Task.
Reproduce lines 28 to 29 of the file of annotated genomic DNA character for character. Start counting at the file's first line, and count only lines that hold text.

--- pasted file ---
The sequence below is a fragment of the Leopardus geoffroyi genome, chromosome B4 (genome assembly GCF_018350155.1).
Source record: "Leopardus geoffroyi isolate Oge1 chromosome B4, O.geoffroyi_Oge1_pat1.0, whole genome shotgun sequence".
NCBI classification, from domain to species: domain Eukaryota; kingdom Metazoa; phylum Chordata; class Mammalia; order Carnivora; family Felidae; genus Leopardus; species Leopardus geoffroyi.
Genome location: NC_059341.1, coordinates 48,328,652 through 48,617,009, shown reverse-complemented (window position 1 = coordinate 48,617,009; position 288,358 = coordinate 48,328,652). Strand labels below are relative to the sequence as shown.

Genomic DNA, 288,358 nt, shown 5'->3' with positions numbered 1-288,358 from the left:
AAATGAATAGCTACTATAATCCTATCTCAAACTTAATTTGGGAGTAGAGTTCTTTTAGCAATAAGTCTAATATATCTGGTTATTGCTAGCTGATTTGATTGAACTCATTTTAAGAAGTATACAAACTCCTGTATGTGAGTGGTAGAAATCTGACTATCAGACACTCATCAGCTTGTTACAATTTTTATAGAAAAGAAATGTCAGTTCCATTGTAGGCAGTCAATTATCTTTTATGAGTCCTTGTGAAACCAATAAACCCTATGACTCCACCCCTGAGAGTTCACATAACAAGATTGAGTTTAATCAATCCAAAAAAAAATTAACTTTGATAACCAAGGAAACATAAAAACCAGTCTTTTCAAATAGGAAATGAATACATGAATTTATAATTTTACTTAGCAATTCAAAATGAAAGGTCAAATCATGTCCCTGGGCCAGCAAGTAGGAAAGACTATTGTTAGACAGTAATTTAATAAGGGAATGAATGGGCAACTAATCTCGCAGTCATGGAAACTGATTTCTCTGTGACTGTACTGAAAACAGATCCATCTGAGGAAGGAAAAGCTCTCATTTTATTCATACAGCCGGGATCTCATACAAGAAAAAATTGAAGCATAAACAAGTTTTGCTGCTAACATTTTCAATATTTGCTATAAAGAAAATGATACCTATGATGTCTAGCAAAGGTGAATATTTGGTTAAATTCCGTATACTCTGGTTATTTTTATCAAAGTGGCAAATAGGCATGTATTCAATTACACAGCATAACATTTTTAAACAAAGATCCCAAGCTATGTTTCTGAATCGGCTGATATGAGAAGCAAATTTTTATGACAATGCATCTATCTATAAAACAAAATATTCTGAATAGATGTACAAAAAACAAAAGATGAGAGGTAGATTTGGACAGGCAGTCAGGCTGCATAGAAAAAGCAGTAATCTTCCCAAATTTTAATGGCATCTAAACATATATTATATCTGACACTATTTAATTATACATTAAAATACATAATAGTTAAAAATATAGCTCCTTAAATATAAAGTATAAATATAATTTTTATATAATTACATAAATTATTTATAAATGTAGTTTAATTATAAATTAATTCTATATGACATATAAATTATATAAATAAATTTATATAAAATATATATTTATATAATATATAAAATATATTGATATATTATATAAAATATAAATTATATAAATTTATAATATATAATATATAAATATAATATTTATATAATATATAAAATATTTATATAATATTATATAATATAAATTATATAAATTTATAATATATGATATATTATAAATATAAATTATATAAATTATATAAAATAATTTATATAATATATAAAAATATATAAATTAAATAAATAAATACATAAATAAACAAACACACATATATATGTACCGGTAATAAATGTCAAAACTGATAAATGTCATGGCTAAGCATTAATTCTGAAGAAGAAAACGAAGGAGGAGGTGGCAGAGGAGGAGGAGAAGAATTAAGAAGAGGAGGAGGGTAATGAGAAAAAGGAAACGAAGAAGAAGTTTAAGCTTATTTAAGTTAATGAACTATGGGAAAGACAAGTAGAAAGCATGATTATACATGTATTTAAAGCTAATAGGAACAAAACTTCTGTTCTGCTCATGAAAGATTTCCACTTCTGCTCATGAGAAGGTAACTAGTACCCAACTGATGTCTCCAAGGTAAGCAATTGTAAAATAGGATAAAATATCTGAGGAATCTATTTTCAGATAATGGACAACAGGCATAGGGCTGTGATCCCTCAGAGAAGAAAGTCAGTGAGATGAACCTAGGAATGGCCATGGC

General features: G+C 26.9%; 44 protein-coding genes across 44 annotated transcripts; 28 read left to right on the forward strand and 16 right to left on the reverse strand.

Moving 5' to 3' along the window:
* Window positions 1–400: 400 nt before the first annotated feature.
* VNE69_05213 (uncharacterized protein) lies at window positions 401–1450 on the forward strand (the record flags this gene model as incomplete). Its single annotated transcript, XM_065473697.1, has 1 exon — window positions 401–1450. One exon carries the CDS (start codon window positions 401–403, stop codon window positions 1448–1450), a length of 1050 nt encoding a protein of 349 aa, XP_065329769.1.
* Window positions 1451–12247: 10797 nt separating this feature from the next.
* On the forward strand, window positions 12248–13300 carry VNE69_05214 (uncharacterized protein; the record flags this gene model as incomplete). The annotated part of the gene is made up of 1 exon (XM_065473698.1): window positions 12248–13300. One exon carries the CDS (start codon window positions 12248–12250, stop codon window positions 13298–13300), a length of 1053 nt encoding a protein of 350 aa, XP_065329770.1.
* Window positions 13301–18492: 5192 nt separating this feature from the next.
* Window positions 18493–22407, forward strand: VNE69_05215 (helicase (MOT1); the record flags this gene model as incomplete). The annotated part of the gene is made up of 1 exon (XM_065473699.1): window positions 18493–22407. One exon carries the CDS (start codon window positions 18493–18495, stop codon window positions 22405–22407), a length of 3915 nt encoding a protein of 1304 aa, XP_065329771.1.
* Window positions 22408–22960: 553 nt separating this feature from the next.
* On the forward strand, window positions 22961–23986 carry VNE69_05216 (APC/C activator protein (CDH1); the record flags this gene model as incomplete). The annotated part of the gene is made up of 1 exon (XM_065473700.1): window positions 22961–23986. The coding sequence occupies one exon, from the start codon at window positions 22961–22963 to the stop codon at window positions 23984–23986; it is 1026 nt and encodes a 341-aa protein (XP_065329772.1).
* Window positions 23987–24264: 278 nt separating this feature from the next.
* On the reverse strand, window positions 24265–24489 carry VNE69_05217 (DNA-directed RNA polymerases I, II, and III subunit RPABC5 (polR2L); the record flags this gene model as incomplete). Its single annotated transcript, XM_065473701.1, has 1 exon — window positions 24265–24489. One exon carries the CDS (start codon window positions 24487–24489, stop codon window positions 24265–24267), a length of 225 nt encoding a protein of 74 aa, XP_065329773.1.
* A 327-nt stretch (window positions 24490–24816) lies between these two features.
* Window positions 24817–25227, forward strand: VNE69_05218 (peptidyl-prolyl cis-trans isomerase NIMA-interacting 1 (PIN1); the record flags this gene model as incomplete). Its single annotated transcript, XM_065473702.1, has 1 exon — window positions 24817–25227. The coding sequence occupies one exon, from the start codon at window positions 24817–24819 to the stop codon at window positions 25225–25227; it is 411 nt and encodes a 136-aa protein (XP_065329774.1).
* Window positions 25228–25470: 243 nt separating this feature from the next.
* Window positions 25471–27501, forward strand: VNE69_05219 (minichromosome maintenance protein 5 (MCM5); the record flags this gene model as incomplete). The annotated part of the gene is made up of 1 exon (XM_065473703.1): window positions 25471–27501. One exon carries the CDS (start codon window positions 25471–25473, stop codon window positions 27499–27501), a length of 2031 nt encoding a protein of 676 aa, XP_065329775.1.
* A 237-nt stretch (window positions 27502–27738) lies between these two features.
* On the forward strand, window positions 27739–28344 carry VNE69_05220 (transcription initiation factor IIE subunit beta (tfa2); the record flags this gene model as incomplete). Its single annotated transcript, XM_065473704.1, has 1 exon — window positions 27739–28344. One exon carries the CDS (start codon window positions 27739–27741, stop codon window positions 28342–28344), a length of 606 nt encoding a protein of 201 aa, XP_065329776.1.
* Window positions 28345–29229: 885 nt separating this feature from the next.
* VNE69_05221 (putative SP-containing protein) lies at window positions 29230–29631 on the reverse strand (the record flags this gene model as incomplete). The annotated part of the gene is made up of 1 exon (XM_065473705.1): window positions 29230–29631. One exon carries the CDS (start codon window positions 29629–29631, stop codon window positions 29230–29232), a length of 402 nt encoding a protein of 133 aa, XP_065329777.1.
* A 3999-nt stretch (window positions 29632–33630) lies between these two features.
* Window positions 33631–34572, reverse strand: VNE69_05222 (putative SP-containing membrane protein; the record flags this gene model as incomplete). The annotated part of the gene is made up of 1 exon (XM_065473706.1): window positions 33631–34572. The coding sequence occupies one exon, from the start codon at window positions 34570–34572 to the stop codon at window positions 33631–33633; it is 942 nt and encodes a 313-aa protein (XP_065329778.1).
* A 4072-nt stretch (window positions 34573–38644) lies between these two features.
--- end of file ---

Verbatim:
* Window positions 33631–34572, reverse strand: VNE69_05222 (putative SP-containing membrane protein; the record flags this gene model as incomplete). The annotated part of the gene is made up of 1 exon (XM_065473706.1): window positions 33631–34572. The coding sequence occupies one exon, from the start codon at window positions 34570–34572 to the stop codon at window positions 33631–33633; it is 942 nt and encodes a 313-aa protein (XP_065329778.1).
* A 4072-nt stretch (window positions 34573–38644) lies between these two features.